In its opinion , the appellate court said that the overpaid benefits could not be traced to particular funds in Charles Buchanan’s possession, so Aetna could not seek equitable relief under the Employee Retirement Income Security Act (ERISA).
Buchanan worked for Progressive Casualty Insurance Co. and was covered by the company’s disability plan, administered by Aetna Life Insurance Co., the opinion said. The plan required that if a participant receives other benefits in addition to those from the plan, the benefits from Aetna will be reduced. In addition, the plan required the participant reimburse Aetna for benefits overpaid as a result of the receipt of other benefits.
Buchanan began receiving disability benefits under the plan in 1997 and started receiving Social Security Disability benefit payments in January 1998. According to the opinion, Aetna said it did not become aware of the additional benefits Buchanan was receiving until September 1999. Aetna notified Buchanan that he owed them about $15,000 in overpaid benefits, and they began reducing his monthly benefit for reimbursement.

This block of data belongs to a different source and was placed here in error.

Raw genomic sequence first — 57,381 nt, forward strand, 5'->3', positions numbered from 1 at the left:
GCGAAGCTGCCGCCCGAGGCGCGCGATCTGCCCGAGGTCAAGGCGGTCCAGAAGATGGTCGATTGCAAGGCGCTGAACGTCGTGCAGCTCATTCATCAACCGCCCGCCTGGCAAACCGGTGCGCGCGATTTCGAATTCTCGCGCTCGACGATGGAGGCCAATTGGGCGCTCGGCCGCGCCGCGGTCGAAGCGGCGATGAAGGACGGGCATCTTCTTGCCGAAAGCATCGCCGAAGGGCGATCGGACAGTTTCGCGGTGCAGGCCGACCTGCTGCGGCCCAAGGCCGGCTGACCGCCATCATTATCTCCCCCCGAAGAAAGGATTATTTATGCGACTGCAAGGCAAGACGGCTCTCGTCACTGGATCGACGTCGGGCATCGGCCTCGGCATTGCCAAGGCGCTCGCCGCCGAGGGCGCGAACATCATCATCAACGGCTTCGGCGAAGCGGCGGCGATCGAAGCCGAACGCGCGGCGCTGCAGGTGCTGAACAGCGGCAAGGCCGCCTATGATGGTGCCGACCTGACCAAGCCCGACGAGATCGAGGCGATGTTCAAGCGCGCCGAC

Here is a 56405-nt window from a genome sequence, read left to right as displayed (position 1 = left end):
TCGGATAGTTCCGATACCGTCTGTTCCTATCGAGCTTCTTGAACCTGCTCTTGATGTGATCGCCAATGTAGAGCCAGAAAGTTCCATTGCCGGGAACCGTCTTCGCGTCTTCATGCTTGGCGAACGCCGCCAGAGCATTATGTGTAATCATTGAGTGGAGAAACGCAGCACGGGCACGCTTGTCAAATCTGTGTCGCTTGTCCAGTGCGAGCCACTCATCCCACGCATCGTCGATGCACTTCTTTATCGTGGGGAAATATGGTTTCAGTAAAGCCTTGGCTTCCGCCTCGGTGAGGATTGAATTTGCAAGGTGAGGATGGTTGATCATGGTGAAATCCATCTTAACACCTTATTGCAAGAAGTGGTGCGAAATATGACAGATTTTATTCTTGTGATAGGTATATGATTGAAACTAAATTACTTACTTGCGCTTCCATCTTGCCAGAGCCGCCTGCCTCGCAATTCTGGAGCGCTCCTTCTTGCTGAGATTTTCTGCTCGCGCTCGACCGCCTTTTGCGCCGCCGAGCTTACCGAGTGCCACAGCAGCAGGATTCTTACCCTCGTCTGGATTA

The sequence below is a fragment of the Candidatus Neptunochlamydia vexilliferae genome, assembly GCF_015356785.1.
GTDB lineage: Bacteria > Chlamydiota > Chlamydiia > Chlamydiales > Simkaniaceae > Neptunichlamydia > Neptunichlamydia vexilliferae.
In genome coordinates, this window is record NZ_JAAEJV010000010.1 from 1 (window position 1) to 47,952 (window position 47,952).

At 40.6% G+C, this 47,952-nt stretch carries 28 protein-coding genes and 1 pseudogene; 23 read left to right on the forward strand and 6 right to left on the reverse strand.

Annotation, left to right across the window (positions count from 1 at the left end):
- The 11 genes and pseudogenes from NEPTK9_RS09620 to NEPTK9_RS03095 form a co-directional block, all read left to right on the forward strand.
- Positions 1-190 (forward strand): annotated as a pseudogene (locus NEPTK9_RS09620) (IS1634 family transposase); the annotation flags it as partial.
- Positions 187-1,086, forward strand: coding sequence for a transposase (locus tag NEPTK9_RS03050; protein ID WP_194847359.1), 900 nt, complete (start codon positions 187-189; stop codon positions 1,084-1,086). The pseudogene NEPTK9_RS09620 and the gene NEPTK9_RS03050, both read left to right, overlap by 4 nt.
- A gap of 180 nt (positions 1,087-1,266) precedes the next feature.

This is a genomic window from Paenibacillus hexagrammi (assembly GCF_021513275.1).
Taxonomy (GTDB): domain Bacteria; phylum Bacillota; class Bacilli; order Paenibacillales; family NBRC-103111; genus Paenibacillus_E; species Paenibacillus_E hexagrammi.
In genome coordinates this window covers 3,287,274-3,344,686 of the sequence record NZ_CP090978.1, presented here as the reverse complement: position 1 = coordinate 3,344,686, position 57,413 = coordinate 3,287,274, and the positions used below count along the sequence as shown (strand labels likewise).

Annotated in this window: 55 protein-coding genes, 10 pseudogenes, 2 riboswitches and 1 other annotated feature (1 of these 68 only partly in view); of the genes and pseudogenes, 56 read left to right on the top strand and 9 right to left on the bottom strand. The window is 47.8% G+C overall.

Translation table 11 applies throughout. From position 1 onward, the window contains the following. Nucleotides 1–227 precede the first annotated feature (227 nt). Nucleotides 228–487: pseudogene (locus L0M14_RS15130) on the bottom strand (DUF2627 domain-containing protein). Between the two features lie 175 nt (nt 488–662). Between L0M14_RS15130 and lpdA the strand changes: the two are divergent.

After 24 months and per plan provisions and Aetna’s review of Buchanan’s medical records, his disability benefits were terminated. The administrator claimed that some $11,000 of overpaid benefits was still due them.
Buchanan filed a lawsuit against the Aetna, claiming that he was entitled to benefits, and Aetna made a counterclaim for reimbursement of the overpaid benefits.
While upholding a lower court’s judgment in favor of Aetna on Buchanan’s claim that he was entitled to further benefits, the appellate court reversed the judgment for Aetna on its counterclaim and remanded the case back to the lower court.
According to the opinion, “Although Aetna characterizes its claim as one for unjust enrichment, it actually seeks ‘legal relief – the imposition of personal liability â€¦ for a contractual obligation to pay money,'” which the court notes is not authorized by ERISA.
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